The effects of different doses of inhaled bacteriophage therapy for Pseudomonas aeruginosa pulmonary infections in mice

Rachel Yoon Kyung Chang, Michael Y.T. Chow, Yuncheng Wang, Chengxi Liu, Qixuan Hong, Sandra Morales, Andrew J. McLachlan, Elizabeth Kutter, Jian Li, Hak Kim Chan

Research output: Contribution to journalArticleResearchpeer-review

14 Citations (Scopus)

Abstract

Objectives: Inhaled phage therapy has been revisited as a potential treatment option for respiratory infections caused by multidrug-resistant Pseudomonas aeruginosa; however, there is a distinct gap in understanding the dose–response effect. The aim of this study was to investigate the dose–response effect of Pseudomonas-targeting phage PEV31 delivered by the pulmonary route in a mouse lung infection model. Methods: Neutropenic BALB/c mice were infected with multidrug-resistant P. aeruginosa (2 × 104 colony-forming units) through the intratracheal route and then treated with PEV31 at three different doses of 7.5 × 104 (Group A), 5 × 106 (Group B), and 5 × 108 (Group C) plaque-forming units, or phosphate-buffered saline at 2 hours postinoculation. Mice (n = 5–7) were euthanized at 2 hours and 24 hours postinfection, and lungs, kidneys, spleen, liver, bronchoalveolar lavage fluid, and blood were collected for bacteria and phage enumeration. Results: At 24 hours postinfection, all phage-treated groups exhibited a significant reduction in pulmonary bacterial load by 1.3–1.9 log10, independent of the delivered phage dose. The extent of phage replication was negatively correlated with the dose administered, with log10 titre increases of 6.2, 2.7, and 9 for Groups A, B, and C, respectively. Phage-resistant bacterial subpopulations in the lung homogenate samples harvested at 24 hours postinfection increased with the treatment dose (i.e. 30%, 74%, and 91% in respective Groups A–C). However, the mutants showed increased susceptibility to ciprofloxacin, impaired twitching motility, and reduced blue-green pigment production. The expression of the inflammatory cytokines (IL-1ß and IL-6, and TNF-α) was suppressed with increasing PEV31 treatment dose. Discussion: This study provides the dose–response effect of inhaled phage therapy that may guide dose selection for treating P. aeruginosa respiratory infections in humans.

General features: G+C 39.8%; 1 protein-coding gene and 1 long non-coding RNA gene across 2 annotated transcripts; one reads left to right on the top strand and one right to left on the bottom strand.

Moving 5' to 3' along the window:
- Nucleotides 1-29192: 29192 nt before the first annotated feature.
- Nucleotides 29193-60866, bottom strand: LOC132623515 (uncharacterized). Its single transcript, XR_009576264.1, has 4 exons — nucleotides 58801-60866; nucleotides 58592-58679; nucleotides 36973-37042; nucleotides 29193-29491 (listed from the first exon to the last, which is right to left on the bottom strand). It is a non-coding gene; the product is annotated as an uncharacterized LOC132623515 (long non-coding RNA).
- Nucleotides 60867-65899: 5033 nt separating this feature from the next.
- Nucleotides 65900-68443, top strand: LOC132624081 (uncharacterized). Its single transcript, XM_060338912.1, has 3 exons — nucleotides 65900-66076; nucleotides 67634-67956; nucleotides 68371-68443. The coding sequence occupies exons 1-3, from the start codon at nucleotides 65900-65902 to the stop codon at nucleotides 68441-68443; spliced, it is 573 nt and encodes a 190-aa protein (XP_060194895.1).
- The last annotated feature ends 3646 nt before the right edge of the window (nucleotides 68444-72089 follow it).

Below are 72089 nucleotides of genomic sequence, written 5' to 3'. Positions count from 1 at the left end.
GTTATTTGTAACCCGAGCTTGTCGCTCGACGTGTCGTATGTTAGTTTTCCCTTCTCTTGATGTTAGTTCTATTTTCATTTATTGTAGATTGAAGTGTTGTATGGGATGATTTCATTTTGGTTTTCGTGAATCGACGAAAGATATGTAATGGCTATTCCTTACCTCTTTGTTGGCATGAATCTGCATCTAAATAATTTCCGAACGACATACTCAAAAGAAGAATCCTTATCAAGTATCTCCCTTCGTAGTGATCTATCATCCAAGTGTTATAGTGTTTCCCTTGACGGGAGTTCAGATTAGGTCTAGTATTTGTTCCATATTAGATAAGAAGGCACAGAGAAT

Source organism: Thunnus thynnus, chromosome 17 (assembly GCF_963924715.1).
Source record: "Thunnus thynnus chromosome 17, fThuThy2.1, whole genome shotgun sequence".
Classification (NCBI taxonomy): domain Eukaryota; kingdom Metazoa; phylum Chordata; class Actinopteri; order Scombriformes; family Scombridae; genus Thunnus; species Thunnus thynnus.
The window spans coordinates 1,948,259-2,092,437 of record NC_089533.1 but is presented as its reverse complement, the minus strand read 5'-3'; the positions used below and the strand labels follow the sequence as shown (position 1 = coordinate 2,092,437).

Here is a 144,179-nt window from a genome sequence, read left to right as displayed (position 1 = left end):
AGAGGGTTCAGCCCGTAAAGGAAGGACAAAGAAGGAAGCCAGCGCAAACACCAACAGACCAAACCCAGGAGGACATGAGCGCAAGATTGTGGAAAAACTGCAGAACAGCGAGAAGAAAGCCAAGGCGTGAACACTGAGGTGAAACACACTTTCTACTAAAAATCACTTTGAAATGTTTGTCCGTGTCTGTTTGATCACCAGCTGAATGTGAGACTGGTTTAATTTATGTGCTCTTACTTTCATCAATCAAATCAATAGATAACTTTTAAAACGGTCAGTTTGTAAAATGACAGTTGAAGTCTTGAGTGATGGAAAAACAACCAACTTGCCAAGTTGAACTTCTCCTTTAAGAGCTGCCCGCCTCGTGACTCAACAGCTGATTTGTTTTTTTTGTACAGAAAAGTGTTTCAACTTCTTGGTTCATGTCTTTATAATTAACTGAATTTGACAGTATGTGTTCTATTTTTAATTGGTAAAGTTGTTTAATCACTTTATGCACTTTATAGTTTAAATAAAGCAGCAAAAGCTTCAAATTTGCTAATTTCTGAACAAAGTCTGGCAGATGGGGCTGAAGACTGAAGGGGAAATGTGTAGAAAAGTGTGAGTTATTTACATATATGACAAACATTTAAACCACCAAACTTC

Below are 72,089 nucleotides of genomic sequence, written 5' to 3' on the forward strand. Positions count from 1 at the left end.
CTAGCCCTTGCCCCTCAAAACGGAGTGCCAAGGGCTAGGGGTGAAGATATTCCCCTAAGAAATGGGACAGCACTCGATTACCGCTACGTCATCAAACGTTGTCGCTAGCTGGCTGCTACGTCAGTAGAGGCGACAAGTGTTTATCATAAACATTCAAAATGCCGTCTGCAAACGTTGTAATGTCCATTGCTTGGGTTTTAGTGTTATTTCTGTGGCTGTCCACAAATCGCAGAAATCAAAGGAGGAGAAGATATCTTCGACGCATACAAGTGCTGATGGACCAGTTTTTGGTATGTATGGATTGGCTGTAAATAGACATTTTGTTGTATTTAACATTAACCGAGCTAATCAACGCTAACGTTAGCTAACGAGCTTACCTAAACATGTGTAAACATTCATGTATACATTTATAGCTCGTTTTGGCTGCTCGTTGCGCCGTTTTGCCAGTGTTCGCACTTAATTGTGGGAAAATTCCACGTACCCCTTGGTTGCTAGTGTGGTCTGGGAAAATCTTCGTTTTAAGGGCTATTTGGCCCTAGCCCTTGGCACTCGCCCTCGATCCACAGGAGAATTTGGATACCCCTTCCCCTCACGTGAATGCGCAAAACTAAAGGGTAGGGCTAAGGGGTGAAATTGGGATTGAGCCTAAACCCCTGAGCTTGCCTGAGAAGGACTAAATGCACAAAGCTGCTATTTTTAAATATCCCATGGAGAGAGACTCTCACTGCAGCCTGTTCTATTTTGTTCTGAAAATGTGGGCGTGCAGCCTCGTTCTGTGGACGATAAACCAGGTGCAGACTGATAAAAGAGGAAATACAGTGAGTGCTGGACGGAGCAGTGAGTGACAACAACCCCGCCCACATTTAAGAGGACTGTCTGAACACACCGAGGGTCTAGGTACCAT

Original languageEnglish
Pages (from-to)983-989
Number of pages7
JournalClinical Microbiology and Infection
Volume28
Issue number7
DOIs
Publication statusPublished - Jul 2022

Keywords

  • Bacteriophage (or phage)
  • Dose–response
  • Inhaled therapy
  • Intratracheal administration
  • Pseudomonas aeruginosa
  • Pulmonary infection

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